Doctor of Philosophy (PhD)
First Advisor's Name
Jean Hannan, PhD, FAAN
First Advisor's Committee Title
Second Advisor's Name
Dorothy Brooten, PhD, FAAN
Second Advisor's Committee Title
Third Advisor's Name
JoAnne Youngblut, PhD, FAAN
Third Advisor's Committee Title
Fourth Advisor's Name
Timothy Page, PhD
Fourth Advisor's Committee Title
Heart failure, transitional care, patient perceptions, advanced practice nurse interventions, hospital readmission, posthospital discharge interventions, self-care, randomized controlled trial, telephone follow-up, heart failure costs
Date of Defense
Six and a half million Americans diagnosed with heart failure (HF) face dauntingly complex treatment regimens when transitioning from hospital to home care. Most are not prepared to perform their self-care. Advanced practice nurse (APN) interventions such as home visits as well as interventions that target perceived preparation for self-care have indicated improved health and costs outcomes. However, little is known about targeting perceived preparations for self-care with a low-cost APN intervention.
Purpose: This randomized controlled trial compared health outcomes, and healthcare charges between two groups of adults hospitalized with an HF diagnosis.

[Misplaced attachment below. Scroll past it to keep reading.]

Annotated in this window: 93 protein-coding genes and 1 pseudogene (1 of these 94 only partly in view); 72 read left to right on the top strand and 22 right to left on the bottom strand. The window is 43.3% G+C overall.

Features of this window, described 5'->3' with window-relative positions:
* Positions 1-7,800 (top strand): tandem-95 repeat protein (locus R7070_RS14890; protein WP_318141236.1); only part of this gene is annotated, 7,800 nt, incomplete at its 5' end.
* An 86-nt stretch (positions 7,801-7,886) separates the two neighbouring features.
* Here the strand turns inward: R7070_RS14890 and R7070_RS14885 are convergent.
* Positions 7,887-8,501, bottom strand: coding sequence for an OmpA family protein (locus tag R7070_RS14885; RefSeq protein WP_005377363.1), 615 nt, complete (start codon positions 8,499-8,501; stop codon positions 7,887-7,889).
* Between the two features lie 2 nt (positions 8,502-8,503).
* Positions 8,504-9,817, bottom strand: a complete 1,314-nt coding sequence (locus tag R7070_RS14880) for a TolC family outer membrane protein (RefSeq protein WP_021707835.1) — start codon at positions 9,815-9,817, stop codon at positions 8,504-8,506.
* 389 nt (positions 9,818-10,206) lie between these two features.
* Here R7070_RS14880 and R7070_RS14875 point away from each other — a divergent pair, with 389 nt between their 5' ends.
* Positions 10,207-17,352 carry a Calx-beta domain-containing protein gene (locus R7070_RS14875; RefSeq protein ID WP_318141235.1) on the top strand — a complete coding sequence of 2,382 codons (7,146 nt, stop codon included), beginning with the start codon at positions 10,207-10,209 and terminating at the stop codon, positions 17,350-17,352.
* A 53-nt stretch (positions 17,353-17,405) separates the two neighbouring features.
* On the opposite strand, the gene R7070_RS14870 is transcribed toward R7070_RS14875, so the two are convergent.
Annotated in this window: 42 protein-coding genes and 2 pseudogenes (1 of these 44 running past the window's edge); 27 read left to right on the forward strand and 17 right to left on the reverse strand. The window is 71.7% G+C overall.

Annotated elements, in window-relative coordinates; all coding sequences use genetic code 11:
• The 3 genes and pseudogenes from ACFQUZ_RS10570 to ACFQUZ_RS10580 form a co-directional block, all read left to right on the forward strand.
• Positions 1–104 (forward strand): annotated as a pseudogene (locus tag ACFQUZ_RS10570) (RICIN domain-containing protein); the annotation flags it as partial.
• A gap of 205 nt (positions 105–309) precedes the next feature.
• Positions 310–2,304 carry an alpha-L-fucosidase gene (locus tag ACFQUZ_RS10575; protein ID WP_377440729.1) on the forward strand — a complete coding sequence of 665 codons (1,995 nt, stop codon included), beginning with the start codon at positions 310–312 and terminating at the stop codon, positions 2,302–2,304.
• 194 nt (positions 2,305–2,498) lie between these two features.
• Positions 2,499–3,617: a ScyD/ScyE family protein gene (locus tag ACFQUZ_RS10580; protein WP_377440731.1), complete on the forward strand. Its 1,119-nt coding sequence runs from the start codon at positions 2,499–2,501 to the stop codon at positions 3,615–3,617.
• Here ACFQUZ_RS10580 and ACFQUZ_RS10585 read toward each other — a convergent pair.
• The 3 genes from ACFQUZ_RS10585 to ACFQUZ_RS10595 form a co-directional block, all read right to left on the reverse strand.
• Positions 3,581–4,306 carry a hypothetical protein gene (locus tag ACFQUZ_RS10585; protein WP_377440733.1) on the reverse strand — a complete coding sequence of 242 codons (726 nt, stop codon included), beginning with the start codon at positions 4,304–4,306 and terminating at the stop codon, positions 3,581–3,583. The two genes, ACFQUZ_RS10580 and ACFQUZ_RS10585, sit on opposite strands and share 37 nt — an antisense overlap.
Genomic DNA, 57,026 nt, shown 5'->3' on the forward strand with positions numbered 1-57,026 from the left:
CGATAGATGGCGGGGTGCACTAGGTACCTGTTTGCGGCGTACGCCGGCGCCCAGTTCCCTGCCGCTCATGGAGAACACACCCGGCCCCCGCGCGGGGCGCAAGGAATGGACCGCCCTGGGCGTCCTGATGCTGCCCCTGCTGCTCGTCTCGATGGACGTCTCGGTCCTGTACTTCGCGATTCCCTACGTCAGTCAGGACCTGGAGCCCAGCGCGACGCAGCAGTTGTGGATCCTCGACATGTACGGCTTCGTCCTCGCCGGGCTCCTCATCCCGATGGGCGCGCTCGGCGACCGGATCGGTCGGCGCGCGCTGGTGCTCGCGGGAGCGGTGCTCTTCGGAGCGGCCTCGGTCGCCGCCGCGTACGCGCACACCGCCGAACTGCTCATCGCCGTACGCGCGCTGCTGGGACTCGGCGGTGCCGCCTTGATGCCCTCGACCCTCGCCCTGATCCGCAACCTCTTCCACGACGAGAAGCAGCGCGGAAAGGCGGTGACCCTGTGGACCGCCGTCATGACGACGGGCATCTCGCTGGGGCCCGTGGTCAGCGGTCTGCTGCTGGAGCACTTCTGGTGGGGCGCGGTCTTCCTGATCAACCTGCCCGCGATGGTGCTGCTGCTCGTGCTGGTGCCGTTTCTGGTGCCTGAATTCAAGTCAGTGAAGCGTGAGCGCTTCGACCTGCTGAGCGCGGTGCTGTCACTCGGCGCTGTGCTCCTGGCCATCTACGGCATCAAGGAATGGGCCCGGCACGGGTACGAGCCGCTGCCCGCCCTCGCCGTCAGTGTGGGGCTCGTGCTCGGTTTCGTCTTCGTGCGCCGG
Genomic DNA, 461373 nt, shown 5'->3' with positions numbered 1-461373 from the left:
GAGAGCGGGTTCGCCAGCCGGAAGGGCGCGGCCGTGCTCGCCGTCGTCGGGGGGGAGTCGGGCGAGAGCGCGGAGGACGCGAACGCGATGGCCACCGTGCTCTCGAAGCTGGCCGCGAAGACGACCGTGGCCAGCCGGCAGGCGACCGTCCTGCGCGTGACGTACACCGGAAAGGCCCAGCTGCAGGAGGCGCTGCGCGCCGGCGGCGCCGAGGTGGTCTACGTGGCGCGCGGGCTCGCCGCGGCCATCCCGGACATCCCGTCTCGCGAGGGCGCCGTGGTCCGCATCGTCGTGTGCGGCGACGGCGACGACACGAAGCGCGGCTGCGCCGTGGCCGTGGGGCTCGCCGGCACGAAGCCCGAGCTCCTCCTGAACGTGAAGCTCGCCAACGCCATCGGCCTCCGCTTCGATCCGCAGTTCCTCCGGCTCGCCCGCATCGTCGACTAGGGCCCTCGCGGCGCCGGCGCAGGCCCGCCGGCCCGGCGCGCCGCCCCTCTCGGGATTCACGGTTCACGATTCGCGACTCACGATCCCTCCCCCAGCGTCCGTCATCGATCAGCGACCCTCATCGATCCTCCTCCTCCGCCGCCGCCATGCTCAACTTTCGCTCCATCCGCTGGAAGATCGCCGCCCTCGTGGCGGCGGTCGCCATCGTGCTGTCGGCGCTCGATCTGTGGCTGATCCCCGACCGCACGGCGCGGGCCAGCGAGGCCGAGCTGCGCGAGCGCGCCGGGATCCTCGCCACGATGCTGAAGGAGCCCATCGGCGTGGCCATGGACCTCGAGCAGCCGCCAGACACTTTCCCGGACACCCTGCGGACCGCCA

Methods: A control (n = 78) group received routine postdischarge care. An intervention group (n =76) received routine post discharge care plus follow-up telephone calls by APNs on posthospital discharge days 1, 7, 14, 21, 28, 42 and 56. Both groups were followed for the first 8 weeks posthospital discharge to examine health outcomes (i.e., perceived preparation for self-care, social support, problem-solving orientation), healthcare charges (i.e., emergency department visits, rehospitalizations) and charges for the APN follow-up (intervention group only).
Findings: At 8-weeks, comparing the intervention to the usual care group, the intervention group had significant differences in: perceived preparation for self-care mean scores (MI =67.37, SD = 16.6 vs. MC = 25.36, SD = 19, t(138) = -13.831, p=.000); hospital readmission rate (MI = 16.9% vs. Mc = 33.4%, χ2 = 4.59, p < .05); and mean healthcare charges (MI = $3,124, SD = $6,413 vs. MC = $6,897, SD = $11,268), t(142) = 2.45, p = .02)
Conclusion: Targeting a low-cost APN telephone follow-up intervention at subjective perceptions resulted in significantly higher levels of perceived preparation for self-care, lower rehospitalization rates and lower healthcare charges in the intervention group compared to the control group that did not receive APN interventions. These findings highlight the ability of APNs to apply low-cost, easy to apply follow-up interventions to vulnerable populations especially during times of major budget cuts that affect healthcare services.
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This work is licensed under a Creative Commons Attribution 4.0 License.
Reid, Valrie Evadne, "Heart Failure Patients' Perceptions of Preparation for Self-care" (2020). FIU Electronic Theses and Dissertations. 4571.
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